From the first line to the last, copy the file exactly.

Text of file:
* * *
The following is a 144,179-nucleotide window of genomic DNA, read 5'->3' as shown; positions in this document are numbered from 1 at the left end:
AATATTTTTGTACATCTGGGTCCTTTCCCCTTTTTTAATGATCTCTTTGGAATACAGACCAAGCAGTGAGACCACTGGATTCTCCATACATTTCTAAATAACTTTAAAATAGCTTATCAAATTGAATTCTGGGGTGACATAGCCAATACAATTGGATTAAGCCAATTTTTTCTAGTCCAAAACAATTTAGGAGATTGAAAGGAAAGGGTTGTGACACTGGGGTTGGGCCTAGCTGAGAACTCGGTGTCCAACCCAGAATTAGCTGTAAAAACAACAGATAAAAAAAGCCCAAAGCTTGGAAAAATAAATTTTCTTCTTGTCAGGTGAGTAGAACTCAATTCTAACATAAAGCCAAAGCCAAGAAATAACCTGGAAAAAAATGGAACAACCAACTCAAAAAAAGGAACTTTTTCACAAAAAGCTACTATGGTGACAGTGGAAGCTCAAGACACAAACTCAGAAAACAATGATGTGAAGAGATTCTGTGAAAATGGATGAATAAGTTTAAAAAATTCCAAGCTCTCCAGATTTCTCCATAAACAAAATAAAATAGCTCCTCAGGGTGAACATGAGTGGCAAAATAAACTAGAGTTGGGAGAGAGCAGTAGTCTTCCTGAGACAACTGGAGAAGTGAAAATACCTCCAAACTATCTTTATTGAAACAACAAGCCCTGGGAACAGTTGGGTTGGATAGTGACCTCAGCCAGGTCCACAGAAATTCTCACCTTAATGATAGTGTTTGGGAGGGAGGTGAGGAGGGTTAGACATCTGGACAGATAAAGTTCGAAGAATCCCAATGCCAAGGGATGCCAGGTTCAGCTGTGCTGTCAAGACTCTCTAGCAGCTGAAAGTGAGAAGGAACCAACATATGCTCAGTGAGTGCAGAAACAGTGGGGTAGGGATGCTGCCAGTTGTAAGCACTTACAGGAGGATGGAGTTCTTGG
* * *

The following is a 144,179-nucleotide window of genomic DNA, read 5'->3' as shown; positions in this document are numbered from 1 at the left end:
AATATTTTTGTACATCTGGGTCCTTTCCCCTTTTTTAATGATCTCTTTGGAATACAGACCAAGCAGTGAGACCACTGGATTCTCCATACATTTCTAAATAACTTTAAAATAGCTTATCAAATTGAATTCTGGGGTGACATAGCCAATACAATTGGATTAAGCCAATTTTTTCTAGTCCAAAACAATTTAGGAGATTGAAAGGAAAGGGTTGTGACACTGGGGTTGGGCCTAGCTGAGAACTCGGTGTCCAACCCAGAATTAGCTGTAAAAACAACAGATAAAAAAAGCCCAAAGCTTGGAAAAATAAATTTTCTTCTTGTCAGGTGAGTAGAACTCAATTCTAACATAAAGCCAAAGCCAAGAAATAACCTGGAAAAAAATGGAACAACCAACTCAAAAAAAGGAACTTTTTCACAAAAAGCTACTATGGTGACAGTGGAAGCTCAAGACACAAACTCAGAAAACAATGATGTGAAGAGATTCTGTGAAAATGGATGAATAAGTTTAAAAAATTCCAAGCTCTCCAGATTTCTCCATAAACAAAATAAAATAGCTCCTCAGGGTGAACATGAGTGGCAAAATAAACTAGAGTTGGGAGAGAGCAGTAGTCTTCCTGAGACAACTGGAGAAGTGAAAATACCTCCAAACTATCTTTATTGAAACAACAAGCCCTGGGAACAGTTGGGTTGGATAGTGACCTCAGCCAGGTCCACAGAAATTCTCACCTTAATGATAGTGTTTGGGAGGGAGGTGAGGAGGGTTAGACATCTGGACAGATAAAGTTCGAAGAATCCCAATGCCAAGGGATGCCAGGTTCAGCTGTGCTGTCAAGACTCTCTAGCAGCTGAAAGTGAGAAGGAACCAACATATGCTCAGTGAGTGCAGAAACAGTGGGGTAGGGATGCTGCCAGTTGTAAGCACTTACAGGAGGATGGAGTTCTTGG